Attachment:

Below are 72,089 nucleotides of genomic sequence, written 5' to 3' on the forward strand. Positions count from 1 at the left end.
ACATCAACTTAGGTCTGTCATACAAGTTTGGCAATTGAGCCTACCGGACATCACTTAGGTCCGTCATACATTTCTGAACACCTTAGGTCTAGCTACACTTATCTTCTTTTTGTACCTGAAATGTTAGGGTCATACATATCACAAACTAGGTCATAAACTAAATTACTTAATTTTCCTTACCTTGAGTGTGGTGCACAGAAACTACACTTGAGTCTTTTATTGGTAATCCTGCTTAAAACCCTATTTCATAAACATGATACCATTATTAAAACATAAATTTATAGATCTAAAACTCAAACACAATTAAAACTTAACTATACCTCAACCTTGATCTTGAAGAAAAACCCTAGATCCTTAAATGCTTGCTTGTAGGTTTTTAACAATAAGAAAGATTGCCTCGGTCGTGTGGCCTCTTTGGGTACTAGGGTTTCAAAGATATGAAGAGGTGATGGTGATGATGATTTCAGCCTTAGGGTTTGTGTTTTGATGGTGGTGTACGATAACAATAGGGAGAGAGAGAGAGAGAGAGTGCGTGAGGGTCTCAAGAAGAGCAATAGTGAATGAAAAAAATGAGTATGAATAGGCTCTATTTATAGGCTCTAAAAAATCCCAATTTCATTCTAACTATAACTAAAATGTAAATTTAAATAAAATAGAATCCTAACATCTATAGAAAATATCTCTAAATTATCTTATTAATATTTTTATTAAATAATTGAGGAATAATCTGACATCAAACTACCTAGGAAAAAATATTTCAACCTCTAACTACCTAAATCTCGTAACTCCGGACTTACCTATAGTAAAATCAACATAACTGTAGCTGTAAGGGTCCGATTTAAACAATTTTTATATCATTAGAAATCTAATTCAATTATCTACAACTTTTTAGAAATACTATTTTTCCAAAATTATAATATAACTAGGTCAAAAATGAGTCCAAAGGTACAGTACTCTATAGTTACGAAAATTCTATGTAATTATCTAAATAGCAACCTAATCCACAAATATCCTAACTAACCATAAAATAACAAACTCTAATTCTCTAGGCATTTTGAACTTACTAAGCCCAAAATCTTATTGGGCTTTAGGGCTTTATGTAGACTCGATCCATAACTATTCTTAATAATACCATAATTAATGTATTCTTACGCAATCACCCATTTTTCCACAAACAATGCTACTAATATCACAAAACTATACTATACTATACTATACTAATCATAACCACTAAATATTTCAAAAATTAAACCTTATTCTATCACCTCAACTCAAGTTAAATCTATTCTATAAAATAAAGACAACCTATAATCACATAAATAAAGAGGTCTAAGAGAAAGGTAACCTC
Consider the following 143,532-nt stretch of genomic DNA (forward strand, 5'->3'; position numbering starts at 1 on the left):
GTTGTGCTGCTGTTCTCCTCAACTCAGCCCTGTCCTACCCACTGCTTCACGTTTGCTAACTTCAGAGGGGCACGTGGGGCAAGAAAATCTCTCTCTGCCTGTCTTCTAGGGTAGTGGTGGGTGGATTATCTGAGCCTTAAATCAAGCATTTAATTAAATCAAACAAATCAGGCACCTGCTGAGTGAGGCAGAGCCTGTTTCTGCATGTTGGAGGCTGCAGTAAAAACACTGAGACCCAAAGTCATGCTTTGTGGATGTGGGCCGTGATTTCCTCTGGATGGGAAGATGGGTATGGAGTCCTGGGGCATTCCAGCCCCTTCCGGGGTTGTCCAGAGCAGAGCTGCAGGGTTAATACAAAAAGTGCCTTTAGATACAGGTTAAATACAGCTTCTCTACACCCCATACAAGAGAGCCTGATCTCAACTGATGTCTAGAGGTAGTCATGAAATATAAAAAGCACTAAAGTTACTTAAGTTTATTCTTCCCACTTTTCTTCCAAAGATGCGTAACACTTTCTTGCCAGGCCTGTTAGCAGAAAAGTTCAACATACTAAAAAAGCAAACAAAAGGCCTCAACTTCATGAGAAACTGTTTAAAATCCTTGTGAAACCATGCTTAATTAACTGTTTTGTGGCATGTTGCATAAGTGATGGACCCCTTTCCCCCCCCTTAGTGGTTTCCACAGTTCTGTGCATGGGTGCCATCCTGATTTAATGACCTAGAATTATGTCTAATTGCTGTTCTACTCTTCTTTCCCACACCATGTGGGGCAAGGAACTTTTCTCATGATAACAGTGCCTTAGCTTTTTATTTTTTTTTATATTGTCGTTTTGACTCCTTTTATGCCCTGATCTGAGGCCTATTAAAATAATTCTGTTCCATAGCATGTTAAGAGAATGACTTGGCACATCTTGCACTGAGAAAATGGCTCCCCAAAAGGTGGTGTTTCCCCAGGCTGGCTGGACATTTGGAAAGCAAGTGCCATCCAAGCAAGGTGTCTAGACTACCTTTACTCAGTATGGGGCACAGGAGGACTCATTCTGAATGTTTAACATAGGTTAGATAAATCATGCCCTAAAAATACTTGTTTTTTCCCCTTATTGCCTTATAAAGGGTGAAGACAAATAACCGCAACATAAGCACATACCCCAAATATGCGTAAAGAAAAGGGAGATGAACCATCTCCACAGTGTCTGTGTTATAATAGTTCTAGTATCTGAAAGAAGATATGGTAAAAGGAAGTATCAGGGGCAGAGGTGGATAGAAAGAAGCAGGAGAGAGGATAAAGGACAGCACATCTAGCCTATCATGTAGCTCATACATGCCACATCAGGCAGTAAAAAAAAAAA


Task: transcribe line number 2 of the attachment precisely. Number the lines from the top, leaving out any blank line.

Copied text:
ACATCAACTTAGGTCTGTCATACAAGTTTGGCAATTGAGCCTACCGGACATCACTTAGGTCCGTCATACATTTCTGAACACCTTAGGTCTAGCTACACTTATCTTCTTTTTGTACCTGAAATGTTAGGGTCATACATATCACAAACTAGGTCATAAACTAAATTACTTAATTTTCCTTACCTTGAGTGTGGTGCACAGAAACTACACTTGAGTCTTTTATTGGTAATCCTGCTTAAAACCCTATTTCATAAACATGATACCATTATTAAAACATAAATTTATAGATCTAAAACTCAAACACAATTAAAACTTAACTATACCTCAACCTTGATCTTGAAGAAAAACCCTAGATCCTTAAATGCTTGCTTGTAGGTTTTTAACAATAAGAAAGATTGCCTCGGTCGTGTGGCCTCTTTGGGTACTAGGGTTTCAAAGATATGAAGAGGTGATGGTGATGATGATTTCAGCCTTAGGGTTTGTGTTTTGATGGTGGTGTACGATAACAATAGGGAGAGAGAGAGAGAGAGAGTGCGTGAGGGTCTCAAGAAGAGCAATAGTGAATGAAAAAAATGAGTATGAATAGGCTCTATTTATAGGCTCTAAAAAATCCCAATTTCATTCTAACTATAACTAAAATGTAAATTTAAATAAAATAGAATCCTAACATCTATAGAAAATATCTCTAAATTATCTTATTAATATTTTTATTAAATAATTGAGGAATAATCTGACATCAAACTACCTAGGAAAAAATATTTCAACCTCTAACTACCTAAATCTCGTAACTCCGGACTTACCTATAGTAAAATCAACATAACTGTAGCTGTAAGGGTCCGATTTAAACAATTTTTATATCATTAGAAATCTAATTCAATTATCTACAACTTTTTAGAAATACTATTTTTCCAAAATTATAATATAACTAGGTCAAAAATGAGTCCAAAGGTACAGTACTCTATAGTTACGAAAATTCTATGTAATTATCTAAATAGCAACCTAATCCACAAATATCCTAACTAACCATAAAATAACAAACTCTAATTCTCTAGGCATTTTGAACTTACTAAGCCCAAAATCTTATTGGGCTTTAGGGCTTTATGTAGACTCGATCCATAACTATTCTTAATAATACCATAATTAATGTATTCTTACGCAATCACCCATTTTTCCACAAACAATGCTACTAATATCACAAAACTATACTATACTATACTATACTAATCATAACCACTAAATATTTCAAAAATTAAACCTTATTCTATCACCTCAACTCAAGTTAAATCTATTCTATAAAATAAAGACAACCTATAATCACATAAATAAAGAGGTCTAAGAGAAAGGTAACCTC